Date: 11/9/17 6:26 pm From: Thomas W. Reed <coturnicops...> Subject: [JERSEYBI] Cape May, 9 Nov - White-winged Dove, Cave Swallows, Goshawk
Thursday was mild and relatively calm, with a sea breeze developing during the late morning. Migrants were evident on radar during the previous night, though many of these birds appeared to be moving on a NE->SW trajectory and today's morning flight was fairly limited at Cape May Point. Still, a few thousand American Robins were over the Point this AM, along with assorted late-season migrants (blackbirds, E. Bluebird, Am. Pipit, Yellow-rumped Warbler) and at least one Dickcissel. Notable was a single Purple Finch that flew over during the early-AM; the species has been quite scarce here this fall. A few Cave and Barn swallows were still present at the Point this morning. Today's hawk flight was fairly light, as might be expected on e/se winds, but still featured a Northern Goshawk and a Broad-winged Hawk.
Waterbird migration continues at a solid clip. The Avalon Seawatch tacked on another 27,000 birds today, perhaps highlighted by an obvious arrival of Red-throated Loons (1500+), 30 Tundra Swans, 24 Common Eiders, and a couple Common Terns. On the other side of the peninsula Bonaparte's Gulls moved south out of Delaware Bay, with 500+ seen from Cape May Point during the AM. Several Parasitic Jaegers were again detected in the rips, along with 3 lingering Black Skimmers.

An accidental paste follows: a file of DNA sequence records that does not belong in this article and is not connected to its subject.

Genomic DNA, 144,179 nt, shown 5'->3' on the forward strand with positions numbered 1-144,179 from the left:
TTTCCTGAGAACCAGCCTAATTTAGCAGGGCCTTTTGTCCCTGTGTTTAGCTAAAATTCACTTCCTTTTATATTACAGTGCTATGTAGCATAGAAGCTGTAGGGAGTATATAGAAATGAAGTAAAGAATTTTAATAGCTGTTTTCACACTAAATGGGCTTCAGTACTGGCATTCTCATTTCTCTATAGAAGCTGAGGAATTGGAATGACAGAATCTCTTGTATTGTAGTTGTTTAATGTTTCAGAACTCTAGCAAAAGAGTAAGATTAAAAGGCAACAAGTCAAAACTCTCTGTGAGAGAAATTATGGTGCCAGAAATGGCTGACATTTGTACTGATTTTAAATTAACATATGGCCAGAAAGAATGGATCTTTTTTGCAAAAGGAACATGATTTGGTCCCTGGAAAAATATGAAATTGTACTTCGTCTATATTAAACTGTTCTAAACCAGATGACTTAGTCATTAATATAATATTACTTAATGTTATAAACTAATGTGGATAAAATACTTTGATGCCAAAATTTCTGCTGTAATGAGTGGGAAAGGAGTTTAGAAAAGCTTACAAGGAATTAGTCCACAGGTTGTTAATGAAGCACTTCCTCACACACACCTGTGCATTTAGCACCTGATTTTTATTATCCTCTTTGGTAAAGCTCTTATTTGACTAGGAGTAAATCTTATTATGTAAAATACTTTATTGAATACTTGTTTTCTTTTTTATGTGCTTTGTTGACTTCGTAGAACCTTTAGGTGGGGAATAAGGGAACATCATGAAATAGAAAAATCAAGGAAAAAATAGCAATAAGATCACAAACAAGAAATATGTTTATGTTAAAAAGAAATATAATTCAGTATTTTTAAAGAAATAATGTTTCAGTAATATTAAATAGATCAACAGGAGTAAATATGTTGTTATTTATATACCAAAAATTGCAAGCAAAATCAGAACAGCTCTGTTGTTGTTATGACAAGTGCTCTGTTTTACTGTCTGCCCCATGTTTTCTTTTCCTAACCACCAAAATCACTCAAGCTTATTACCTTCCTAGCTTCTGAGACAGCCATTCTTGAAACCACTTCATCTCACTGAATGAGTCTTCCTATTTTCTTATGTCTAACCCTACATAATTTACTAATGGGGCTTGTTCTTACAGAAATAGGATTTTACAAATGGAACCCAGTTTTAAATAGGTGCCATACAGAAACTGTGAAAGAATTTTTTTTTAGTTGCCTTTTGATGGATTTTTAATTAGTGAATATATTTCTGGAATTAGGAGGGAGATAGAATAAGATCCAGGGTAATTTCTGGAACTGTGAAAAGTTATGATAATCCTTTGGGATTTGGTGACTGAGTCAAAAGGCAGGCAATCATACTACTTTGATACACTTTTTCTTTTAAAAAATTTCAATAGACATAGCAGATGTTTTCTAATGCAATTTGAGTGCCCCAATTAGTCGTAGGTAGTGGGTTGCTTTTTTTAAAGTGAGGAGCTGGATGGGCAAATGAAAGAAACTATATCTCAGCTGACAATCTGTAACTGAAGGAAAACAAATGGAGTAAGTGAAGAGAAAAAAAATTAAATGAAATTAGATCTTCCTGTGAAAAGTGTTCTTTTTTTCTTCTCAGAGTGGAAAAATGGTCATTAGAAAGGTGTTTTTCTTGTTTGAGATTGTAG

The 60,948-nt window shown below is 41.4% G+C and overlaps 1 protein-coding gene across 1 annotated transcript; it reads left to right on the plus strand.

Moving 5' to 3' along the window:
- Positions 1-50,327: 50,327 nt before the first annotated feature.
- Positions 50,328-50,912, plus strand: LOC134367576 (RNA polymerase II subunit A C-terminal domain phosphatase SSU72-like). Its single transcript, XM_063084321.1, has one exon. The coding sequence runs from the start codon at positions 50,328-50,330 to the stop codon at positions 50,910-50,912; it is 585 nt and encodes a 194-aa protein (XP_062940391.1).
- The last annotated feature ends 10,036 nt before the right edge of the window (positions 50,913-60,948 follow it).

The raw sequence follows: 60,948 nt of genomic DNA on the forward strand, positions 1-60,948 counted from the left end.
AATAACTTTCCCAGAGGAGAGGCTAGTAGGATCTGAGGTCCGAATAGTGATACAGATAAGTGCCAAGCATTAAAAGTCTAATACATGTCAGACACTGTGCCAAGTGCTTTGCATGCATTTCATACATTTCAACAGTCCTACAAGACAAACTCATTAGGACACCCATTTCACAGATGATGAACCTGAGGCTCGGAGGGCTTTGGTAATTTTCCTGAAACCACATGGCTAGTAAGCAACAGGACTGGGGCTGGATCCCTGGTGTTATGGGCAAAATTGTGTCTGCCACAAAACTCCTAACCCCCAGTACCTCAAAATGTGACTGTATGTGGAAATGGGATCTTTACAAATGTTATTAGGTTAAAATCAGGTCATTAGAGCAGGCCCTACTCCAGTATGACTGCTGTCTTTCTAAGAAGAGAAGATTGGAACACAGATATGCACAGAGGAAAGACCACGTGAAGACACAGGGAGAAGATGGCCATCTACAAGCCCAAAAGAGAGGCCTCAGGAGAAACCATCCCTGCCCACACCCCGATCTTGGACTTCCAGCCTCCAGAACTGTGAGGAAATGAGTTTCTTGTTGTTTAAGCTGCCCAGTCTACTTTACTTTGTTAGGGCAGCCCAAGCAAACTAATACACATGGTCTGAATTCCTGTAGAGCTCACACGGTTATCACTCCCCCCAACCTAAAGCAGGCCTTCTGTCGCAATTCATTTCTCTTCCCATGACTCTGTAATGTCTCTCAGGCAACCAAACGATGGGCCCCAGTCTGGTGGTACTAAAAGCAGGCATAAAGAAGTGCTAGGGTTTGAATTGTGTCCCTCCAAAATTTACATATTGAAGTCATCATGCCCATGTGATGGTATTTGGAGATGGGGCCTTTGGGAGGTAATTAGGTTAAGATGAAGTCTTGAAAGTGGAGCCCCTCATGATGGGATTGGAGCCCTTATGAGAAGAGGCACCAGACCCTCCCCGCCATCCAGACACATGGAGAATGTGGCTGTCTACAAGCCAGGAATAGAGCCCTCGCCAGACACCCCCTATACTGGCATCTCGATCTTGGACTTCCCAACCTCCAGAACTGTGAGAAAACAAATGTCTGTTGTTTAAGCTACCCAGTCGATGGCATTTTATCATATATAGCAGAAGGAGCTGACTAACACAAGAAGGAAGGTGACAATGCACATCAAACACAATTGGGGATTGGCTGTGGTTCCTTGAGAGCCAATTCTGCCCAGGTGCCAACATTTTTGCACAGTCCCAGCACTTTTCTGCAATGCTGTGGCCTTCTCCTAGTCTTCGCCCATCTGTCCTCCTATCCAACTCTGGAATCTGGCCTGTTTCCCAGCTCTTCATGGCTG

The White-winged Dove was seen again today along Seagrove Ave in Cape May Point. Other odds and ends included continuing Clay-colored Sparrow and Orange-crowned Warbler at the Rea Farm, White-eyed and Red-eyed vireos at Higbee Beach, Indigo Bunting at Cape May Pt. State Park, and Baltimore Oriole along New England Road. Dozens of Monarchs could still be found at Cape May Pt. this morning--some crossing the bay toward Delaware, others hanging out in the dunes.
As always, a big thank-you to all the observers who shared sightings through the day.
-- Tom Reed Reed's Beach NJ coturnicops at gmail dot com